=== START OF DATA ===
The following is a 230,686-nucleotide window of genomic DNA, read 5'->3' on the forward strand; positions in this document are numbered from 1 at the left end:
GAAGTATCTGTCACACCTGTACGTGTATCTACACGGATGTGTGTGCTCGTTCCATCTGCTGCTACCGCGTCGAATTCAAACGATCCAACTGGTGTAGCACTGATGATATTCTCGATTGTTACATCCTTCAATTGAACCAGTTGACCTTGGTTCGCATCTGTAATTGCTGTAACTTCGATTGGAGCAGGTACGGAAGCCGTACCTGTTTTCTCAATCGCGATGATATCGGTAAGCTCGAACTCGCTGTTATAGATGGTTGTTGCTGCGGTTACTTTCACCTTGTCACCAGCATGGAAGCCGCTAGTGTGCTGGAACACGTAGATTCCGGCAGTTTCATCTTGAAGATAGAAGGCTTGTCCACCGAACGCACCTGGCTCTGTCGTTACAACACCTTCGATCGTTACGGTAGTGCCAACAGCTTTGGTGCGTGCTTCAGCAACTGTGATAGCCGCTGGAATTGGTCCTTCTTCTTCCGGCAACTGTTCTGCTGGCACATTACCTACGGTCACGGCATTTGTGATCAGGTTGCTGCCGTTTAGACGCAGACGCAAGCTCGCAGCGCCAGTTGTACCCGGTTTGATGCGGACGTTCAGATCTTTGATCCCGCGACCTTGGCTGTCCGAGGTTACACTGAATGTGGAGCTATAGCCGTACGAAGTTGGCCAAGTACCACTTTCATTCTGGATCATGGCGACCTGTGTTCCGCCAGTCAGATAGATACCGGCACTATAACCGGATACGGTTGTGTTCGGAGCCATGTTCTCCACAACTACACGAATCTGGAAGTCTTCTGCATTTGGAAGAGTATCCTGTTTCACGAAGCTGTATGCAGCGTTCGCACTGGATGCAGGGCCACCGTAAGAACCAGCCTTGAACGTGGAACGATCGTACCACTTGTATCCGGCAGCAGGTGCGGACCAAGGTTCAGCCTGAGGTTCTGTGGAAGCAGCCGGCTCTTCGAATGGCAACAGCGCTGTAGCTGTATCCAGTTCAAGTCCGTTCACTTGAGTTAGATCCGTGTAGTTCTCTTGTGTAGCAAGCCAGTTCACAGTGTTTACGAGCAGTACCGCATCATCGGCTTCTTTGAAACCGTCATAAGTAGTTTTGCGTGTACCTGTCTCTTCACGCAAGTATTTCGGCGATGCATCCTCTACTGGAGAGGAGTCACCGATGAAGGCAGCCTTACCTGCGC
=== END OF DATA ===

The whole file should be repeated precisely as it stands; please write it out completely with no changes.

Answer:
The following is a 230,686-nucleotide window of genomic DNA, read 5'->3' on the forward strand; positions in this document are numbered from 1 at the left end:
GAAGTATCTGTCACACCTGTACGTGTATCTACACGGATGTGTGTGCTCGTTCCATCTGCTGCTACCGCGTCGAATTCAAACGATCCAACTGGTGTAGCACTGATGATATTCTCGATTGTTACATCCTTCAATTGAACCAGTTGACCTTGGTTCGCATCTGTAATTGCTGTAACTTCGATTGGAGCAGGTACGGAAGCCGTACCTGTTTTCTCAATCGCGATGATATCGGTAAGCTCGAACTCGCTGTTATAGATGGTTGTTGCTGCGGTTACTTTCACCTTGTCACCAGCATGGAAGCCGCTAGTGTGCTGGAACACGTAGATTCCGGCAGTTTCATCTTGAAGATAGAAGGCTTGTCCACCGAACGCACCTGGCTCTGTCGTTACAACACCTTCGATCGTTACGGTAGTGCCAACAGCTTTGGTGCGTGCTTCAGCAACTGTGATAGCCGCTGGAATTGGTCCTTCTTCTTCCGGCAACTGTTCTGCTGGCACATTACCTACGGTCACGGCATTTGTGATCAGGTTGCTGCCGTTTAGACGCAGACGCAAGCTCGCAGCGCCAGTTGTACCCGGTTTGATGCGGACGTTCAGATCTTTGATCCCGCGACCTTGGCTGTCCGAGGTTACACTGAATGTGGAGCTATAGCCGTACGAAGTTGGCCAAGTACCACTTTCATTCTGGATCATGGCGACCTGTGTTCCGCCAGTCAGATAGATACCGGCACTATAACCGGATACGGTTGTGTTCGGAGCCATGTTCTCCACAACTACACGAATCTGGAAGTCTTCTGCATTTGGAAGAGTATCCTGTTTCACGAAGCTGTATGCAGCGTTCGCACTGGATGCAGGGCCACCGTAAGAACCAGCCTTGAACGTGGAACGATCGTACCACTTGTATCCGGCAGCAGGTGCGGACCAAGGTTCAGCCTGAGGTTCTGTGGAAGCAGCCGGCTCTTCGAATGGCAACAGCGCTGTAGCTGTATCCAGTTCAAGTCCGTTCACTTGAGTTAGATCCGTGTAGTTCTCTTGTGTAGCAAGCCAGTTCACAGTGTTTACGAGCAGTACCGCATCATCGGCTTCTTTGAAACCGTCATAAGTAGTTTTGCGTGTACCTGTCTCTTCACGCAAGTATTTCGGCGATGCATCCTCTACTGGAGAGGAGTCACCGATGAAGGCAGCCTTACCTGCGC